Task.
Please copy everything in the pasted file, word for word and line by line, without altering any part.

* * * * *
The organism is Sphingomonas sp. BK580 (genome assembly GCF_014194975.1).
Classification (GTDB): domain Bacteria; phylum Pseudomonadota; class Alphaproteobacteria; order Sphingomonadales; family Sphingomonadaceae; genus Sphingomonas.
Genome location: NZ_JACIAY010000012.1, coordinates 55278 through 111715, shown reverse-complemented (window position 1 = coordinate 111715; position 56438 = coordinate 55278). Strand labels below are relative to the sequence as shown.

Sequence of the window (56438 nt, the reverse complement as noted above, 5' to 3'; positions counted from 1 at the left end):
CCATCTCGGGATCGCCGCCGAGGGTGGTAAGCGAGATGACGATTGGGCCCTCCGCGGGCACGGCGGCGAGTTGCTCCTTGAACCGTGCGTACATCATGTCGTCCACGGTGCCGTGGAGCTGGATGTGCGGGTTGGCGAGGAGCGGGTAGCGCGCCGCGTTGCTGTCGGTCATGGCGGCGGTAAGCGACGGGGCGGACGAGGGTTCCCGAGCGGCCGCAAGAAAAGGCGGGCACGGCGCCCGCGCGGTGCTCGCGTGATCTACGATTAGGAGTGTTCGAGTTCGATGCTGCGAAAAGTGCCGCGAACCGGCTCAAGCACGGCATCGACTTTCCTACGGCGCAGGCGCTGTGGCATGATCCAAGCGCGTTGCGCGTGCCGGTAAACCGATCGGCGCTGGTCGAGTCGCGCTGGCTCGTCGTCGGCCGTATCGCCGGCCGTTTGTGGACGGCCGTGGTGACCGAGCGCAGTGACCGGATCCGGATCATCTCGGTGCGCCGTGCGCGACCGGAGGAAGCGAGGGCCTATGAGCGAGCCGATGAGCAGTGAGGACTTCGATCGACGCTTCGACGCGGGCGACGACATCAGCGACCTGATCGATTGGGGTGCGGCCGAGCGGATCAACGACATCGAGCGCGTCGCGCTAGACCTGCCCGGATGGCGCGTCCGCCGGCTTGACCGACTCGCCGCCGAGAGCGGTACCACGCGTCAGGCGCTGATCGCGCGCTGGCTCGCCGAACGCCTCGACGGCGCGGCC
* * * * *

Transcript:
The organism is Sphingomonas sp. BK580 (genome assembly GCF_014194975.1).
Classification (GTDB): domain Bacteria; phylum Pseudomonadota; class Alphaproteobacteria; order Sphingomonadales; family Sphingomonadaceae; genus Sphingomonas.
Genome location: NZ_JACIAY010000012.1, coordinates 55278 through 111715, shown reverse-complemented (window position 1 = coordinate 111715; position 56438 = coordinate 55278). Strand labels below are relative to the sequence as shown.

Sequence of the window (56438 nt, the reverse complement as noted above, 5' to 3'; positions counted from 1 at the left end):
CCATCTCGGGATCGCCGCCGAGGGTGGTAAGCGAGATGACGATTGGGCCCTCCGCGGGCACGGCGGCGAGTTGCTCCTTGAACCGTGCGTACATCATGTCGTCCACGGTGCCGTGGAGCTGGATGTGCGGGTTGGCGAGGAGCGGGTAGCGCGCCGCGTTGCTGTCGGTCATGGCGGCGGTAAGCGACGGGGCGGACGAGGGTTCCCGAGCGGCCGCAAGAAAAGGCGGGCACGGCGCCCGCGCGGTGCTCGCGTGATCTACGATTAGGAGTGTTCGAGTTCGATGCTGCGAAAAGTGCCGCGAACCGGCTCAAGCACGGCATCGACTTTCCTACGGCGCAGGCGCTGTGGCATGATCCAAGCGCGTTGCGCGTGCCGGTAAACCGATCGGCGCTGGTCGAGTCGCGCTGGCTCGTCGTCGGCCGTATCGCCGGCCGTTTGTGGACGGCCGTGGTGACCGAGCGCAGTGACCGGATCCGGATCATCTCGGTGCGCCGTGCGCGACCGGAGGAAGCGAGGGCCTATGAGCGAGCCGATGAGCAGTGAGGACTTCGATCGACGCTTCGACGCGGGCGACGACATCAGCGACCTGATCGATTGGGGTGCGGCCGAGCGGATCAACGACATCGAGCGCGTCGCGCTAGACCTGCCCGGATGGCGCGTCCGCCGGCTTGACCGACTCGCCGCCGAGAGCGGTACCACGCGTCAGGCGCTGATCGCGCGCTGGCTCGCCGAACGCCTCGACGGCGCGGCC